“I was shocked,” Alan Levy says. “I didn’t deserve this.” Levy, a retired U-M housing official, had thought that when he got back from vacation at the end of March, he’d lead the Ann Arbor Housing Commission in hiring a new executive director. Instead Levy found a form letter from the mayor thanking him for his service and a message on his machine telling him that city council had voted unanimously to remove the entire commission.

Levy never saw it coming–and when he emailed Tony Derezinski, council’s liaison with the commission and sponsor of the resolution, he never heard back.

“It was a strong move but I felt that it was necessary,” Derezinski tells the Observer. “Alan Levy worked hard on being a good chair, but they were in perpetual crisis, and he had to focus on crisis management.”

Levy doesn’t entirely disagree. “The whole time I was there, we never had a chance to do anything because very intense personnel issues were all-consuming,” he says. But, he adds, until last year, the city “paid almost no attention to the housing commission. Then Jayne Miller [the city’s head of public services] comes in and pays a lot of attention.”

Miller told her bosses what she saw, and they hired consultants to produce a “needs assessment” on the agency. Their report concluded that the board had “failed to provide adequate leadership to the agency…the Board must define a vision that shapes organizational priorities [and] we found no evidence of the Board having any discussions at this level.”

“The report also called for hiring a new permanent executive director,” says Derezinski. “It needed prompt action, and they didn’t give it prompt action.” The board had hired Marge Novak as interim executive director last June, but Levy delayed hiring a permanent director until after the consultants formally presented their final report in February.

“I do regret we didn’t move faster,” Levy says. “But they hadn’t hired a new executive director in fifteen years, and they had no experience in how to do it, so it took us longer.” And, Levy insists, it didn’t take them all that long. “I think that’s a crock. We got the final report, and I was fired three weeks later. Does city council move that fast?”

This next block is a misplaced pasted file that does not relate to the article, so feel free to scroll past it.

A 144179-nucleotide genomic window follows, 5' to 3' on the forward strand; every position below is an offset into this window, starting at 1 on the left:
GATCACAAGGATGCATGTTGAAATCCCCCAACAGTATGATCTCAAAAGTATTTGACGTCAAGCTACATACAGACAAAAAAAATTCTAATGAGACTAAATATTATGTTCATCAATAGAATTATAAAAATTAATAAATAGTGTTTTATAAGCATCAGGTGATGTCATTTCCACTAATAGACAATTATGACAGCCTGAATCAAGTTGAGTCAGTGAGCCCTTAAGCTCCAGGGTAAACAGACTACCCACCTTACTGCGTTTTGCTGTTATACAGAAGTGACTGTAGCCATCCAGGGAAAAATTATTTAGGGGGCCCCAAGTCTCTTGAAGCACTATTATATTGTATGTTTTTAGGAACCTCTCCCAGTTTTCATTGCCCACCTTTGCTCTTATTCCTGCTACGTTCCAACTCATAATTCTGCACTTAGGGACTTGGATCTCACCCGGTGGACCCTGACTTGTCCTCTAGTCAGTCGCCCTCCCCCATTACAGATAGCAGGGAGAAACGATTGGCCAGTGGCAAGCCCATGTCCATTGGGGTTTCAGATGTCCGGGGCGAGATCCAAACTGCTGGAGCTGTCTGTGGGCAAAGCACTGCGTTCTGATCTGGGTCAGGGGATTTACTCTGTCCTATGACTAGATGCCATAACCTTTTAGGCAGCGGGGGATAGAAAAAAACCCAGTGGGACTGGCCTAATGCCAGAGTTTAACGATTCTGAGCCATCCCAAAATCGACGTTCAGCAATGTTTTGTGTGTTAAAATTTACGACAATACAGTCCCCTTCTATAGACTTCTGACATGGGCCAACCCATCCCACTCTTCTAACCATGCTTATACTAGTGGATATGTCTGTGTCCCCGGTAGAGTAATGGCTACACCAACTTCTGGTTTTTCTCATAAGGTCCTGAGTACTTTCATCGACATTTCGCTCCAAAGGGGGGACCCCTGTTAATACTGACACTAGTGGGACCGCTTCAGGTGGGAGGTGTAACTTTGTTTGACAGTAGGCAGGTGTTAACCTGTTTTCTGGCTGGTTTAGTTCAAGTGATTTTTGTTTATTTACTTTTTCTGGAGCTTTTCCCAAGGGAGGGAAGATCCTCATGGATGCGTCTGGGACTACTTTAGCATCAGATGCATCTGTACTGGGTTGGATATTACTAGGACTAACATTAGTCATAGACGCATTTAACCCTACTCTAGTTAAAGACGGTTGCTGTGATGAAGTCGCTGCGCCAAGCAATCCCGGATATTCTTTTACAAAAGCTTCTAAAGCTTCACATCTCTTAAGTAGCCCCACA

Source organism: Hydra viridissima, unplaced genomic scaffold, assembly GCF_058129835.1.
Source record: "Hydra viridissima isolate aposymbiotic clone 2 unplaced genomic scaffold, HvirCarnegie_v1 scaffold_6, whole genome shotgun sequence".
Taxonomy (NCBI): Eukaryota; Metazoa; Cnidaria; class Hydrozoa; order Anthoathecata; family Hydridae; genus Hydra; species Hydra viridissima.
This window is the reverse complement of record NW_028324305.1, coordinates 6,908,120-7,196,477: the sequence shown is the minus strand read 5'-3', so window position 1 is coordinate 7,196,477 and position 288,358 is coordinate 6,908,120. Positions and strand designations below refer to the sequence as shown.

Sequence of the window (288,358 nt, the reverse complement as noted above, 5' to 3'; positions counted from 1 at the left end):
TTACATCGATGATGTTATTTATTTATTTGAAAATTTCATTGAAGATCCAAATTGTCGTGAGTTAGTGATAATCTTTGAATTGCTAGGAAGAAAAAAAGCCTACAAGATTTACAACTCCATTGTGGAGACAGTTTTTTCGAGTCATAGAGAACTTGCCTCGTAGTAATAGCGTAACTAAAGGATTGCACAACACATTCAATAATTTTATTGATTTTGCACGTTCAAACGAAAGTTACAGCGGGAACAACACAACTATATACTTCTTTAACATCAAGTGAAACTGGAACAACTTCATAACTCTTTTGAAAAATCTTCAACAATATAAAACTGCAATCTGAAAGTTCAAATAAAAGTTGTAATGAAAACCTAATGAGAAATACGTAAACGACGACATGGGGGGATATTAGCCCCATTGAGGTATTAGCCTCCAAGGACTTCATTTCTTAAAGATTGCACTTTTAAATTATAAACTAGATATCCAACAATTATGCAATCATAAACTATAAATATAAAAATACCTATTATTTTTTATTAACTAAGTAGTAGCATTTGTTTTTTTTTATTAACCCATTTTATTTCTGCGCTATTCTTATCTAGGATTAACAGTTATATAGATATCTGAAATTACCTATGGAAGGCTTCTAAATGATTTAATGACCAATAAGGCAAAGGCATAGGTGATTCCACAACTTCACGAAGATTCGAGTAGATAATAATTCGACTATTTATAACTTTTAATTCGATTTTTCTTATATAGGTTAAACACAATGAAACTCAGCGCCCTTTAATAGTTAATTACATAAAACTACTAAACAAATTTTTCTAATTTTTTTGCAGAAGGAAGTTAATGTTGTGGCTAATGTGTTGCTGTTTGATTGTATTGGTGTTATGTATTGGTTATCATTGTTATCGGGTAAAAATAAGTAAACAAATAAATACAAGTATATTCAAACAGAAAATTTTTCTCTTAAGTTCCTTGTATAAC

Dwayne Seals, another fired commissioner, has his own theory: it wasn’t that the board didn’t move fast enough, “it’s just that we’re not going to vote on the person the mayor wanted to be executive director,” Seals charges. “Marge is very intelligent and capable, and she did a great job. But this guy [William Hurt, the other finalist] blew us away. We had set a meeting to hire him, and before we could, they cleared the board out.”

“I wasn’t concerned that the board might not make a good choice, but that they might not make it soon enough,” responds mayor John Hieftje. “But that was just one task of many they needed to accomplish, and it was not the central issue.” Asked why council took the unprecedented step of removing the commissioners, Hieftje offers a platitude: “We wanted to make a fresh start.”

City administrator Roger Fraser is blunter. “The straw that broke the camel’s back was when they were about to violate their own bylaws about meetings. They were about to conduct a meeting in a coffeehouse, and they had already had two meetings in restaurants…My fear was what they did in March wouldn’t be sustainable legally because they had violated the Open Meetings Act.”

Council appointed new commissioners, including chair Jayne Miller–who recently left the city to become executive director of the Huron-Clinton Metropolitan Authority. Fraser counts off what he expects from them: “One, development of a long-range plan; two, establishment of capital goals; three, establishment of new relationships between the housing commission and their service providers.”

The administrator says he expects the new board to pick a permanent executive director in “May or June if they pick one of the two candidates already interviewed, longer than that if they decide they have to conduct a new search.

“We should have been paying more attention before,” Fraser acknowledges. “We’re going to pay a lot more attention now.”